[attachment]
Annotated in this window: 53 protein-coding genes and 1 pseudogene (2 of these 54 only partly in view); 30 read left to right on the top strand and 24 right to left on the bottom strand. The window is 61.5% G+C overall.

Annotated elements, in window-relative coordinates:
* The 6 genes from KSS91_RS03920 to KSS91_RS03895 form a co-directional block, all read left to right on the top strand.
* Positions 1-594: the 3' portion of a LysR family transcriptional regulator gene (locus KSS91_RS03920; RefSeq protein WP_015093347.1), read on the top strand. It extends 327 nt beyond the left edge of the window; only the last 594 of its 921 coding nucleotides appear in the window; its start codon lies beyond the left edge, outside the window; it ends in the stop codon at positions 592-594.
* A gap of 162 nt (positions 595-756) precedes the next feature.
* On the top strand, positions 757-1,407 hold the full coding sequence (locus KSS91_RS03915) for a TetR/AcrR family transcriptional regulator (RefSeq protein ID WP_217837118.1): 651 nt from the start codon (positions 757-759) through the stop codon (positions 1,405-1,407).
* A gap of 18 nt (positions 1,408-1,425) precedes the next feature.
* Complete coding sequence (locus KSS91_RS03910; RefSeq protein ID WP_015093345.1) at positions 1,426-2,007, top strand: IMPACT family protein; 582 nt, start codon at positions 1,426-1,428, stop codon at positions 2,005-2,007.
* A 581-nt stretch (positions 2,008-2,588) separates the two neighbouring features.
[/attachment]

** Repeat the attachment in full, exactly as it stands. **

Annotated in this window: 53 protein-coding genes and 1 pseudogene (2 of these 54 only partly in view); 30 read left to right on the top strand and 24 right to left on the bottom strand. The window is 61.5% G+C overall.

Annotated elements, in window-relative coordinates:
* The 6 genes from KSS91_RS03920 to KSS91_RS03895 form a co-directional block, all read left to right on the top strand.
* Positions 1-594: the 3' portion of a LysR family transcriptional regulator gene (locus KSS91_RS03920; RefSeq protein WP_015093347.1), read on the top strand. It extends 327 nt beyond the left edge of the window; only the last 594 of its 921 coding nucleotides appear in the window; its start codon lies beyond the left edge, outside the window; it ends in the stop codon at positions 592-594.
* A gap of 162 nt (positions 595-756) precedes the next feature.
* On the top strand, positions 757-1,407 hold the full coding sequence (locus KSS91_RS03915) for a TetR/AcrR family transcriptional regulator (RefSeq protein ID WP_217837118.1): 651 nt from the start codon (positions 757-759) through the stop codon (positions 1,405-1,407).
* A gap of 18 nt (positions 1,408-1,425) precedes the next feature.
* Complete coding sequence (locus KSS91_RS03910; RefSeq protein ID WP_015093345.1) at positions 1,426-2,007, top strand: IMPACT family protein; 582 nt, start codon at positions 1,426-1,428, stop codon at positions 2,005-2,007.
* A 581-nt stretch (positions 2,008-2,588) separates the two neighbouring features.